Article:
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Service Cats: Pet Food Ingredients Part 3

MeOW-llo  Welcome to our furst Service Cats and Everything Feline Friday of 2019. As promised, we’ll be pickin’ up where we left off, talking about pet feeds/food and propurr nutrition for the little Obligate Carnivore in your house. Ifin you missed any of the posts in this mini series, you can check them out here and here. You can see all the posts in our Service Cats series by checking out the links on our Training Tips and Everything Feline page. Ifin you have any questions or topics you’d like to see posted, purrlease ask in the comments section below or send us a message via the contact form on our Contact page. 

 

 ,Dezi lays on tree with harness and Service Cat logo

 

The following post will be written in human English for reader and translator ease. Our Service Cat posts aren’t intended to be an all inclusive Training Manual but rather Tips, Tricks and Techniques used/developed by mommy A thru her many years of animal training, cats in purr-ticular. And to offer insight into your questions about Everything Feline. Always remember, successful Training is all about Repetition and Rewards.

We would like to remind everyone to consult your VET or Pet Nutritionist when making food choices for any kitty whose health is compromised. That being said, remember, their opinions can be biased based on kickbacks and/or other benefits provided by Big Pet Food companies. The truth is that most “Prescription Diets” are formulated based on one study performed by one company on Canine Nutrition and not actually the needs of Felines. As for the AAFCO whose job is to regulate and enforce pet food regulations, they are not looking out for your pet’s best interest. So it’s up to each pet owner to educate themselves and decide what is best for your little furries.  

 

 

Dezi walks

 

 

 

Minimum/Maximum Meat Proteins in Pet Feed/Food:

     We did discuss Proteins in part 1, but we received an email asking about the amount of meat proteins pet foods contain. Since a lot of pet food companies now list meat, meat meals, etc. in the first 3 ingredients on the packaging a lot of pet owners are led to believe a particular food contains mostly whatever protein is listed. However, ingredients are required to be listed in order by weight. Obviously, meat weighs far more than rice, corm or most other ingredients. Most meats contain a lot of water (almost 75%) which makes them heavier.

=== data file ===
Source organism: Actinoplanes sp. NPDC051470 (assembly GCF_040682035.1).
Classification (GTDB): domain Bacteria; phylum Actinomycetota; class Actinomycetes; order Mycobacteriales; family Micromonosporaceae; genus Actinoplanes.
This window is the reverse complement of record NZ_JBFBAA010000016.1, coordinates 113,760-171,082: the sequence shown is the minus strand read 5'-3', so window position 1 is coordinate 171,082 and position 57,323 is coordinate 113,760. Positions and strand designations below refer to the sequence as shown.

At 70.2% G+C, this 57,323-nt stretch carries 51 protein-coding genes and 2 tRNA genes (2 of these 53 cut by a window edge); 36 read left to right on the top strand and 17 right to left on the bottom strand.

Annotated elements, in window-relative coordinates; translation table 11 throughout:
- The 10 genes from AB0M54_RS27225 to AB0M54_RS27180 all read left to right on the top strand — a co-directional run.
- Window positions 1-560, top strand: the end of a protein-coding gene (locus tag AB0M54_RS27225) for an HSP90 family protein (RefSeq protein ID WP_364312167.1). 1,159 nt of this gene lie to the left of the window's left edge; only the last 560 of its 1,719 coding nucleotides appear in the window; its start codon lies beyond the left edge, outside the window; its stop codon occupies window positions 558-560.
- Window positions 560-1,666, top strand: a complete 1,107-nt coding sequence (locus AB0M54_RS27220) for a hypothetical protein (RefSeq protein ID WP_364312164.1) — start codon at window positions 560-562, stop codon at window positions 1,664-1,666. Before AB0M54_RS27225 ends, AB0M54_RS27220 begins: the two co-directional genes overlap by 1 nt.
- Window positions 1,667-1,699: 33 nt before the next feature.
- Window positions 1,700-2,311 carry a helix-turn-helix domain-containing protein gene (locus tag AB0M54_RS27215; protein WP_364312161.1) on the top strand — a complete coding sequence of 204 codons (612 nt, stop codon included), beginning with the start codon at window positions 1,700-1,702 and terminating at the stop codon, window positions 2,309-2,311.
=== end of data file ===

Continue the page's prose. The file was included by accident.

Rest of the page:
So, what do the pet feed regulations say? Any feed that contains the word “with” in it’s name, such as with chicken or with beef, is required to contain only 3% to 9% (chicken/beef) of said meat to the total weight of feed. No more and no less, no exception. So the photo on the package of a pile of chicken breasts or steaks is misleading. The total amount of chicken in a 12 pound bag of kibble could be no more than 6 to 18 ounces. And trust us, it’s definitely not the choice cuts of that meat. For pet feeds that contain the words “Recipe”, “Formula” or “Dinner”, they must contain a minimum amount of 10% and may include a maximum amount of 70%. These numbers are based on raw weight. Once cooked, not only does the meat lose all of it’s nutrients, it also shrinks. Thus the need for all those added ingredients.

 

Raena sits pretty on cat tree profile

 

 

 

     So, if you buy a 12 pound bag of kibble, kitty/woofy is only getting a maximum of 1 pound of meat protein and often less for the duration of the bag (1 pound of meat a month). If you feed wet food, the maximum amount of meat for a 3 oz can would be 1/4 ounce but could be as low as  0.08  ounces. And we wonder why our little carnivores are plagued by health issues. The truth is that commercially prepared pet feed kibble and canned contains many inedible ingredients such as sawdust, styrofoam, plastics, animal feces, and more. It really isn’t balanced or healthy for kitties or woofies.

 

 

Dezi sits pretty on floor

 

 

 

Added Supplements/Nutrients: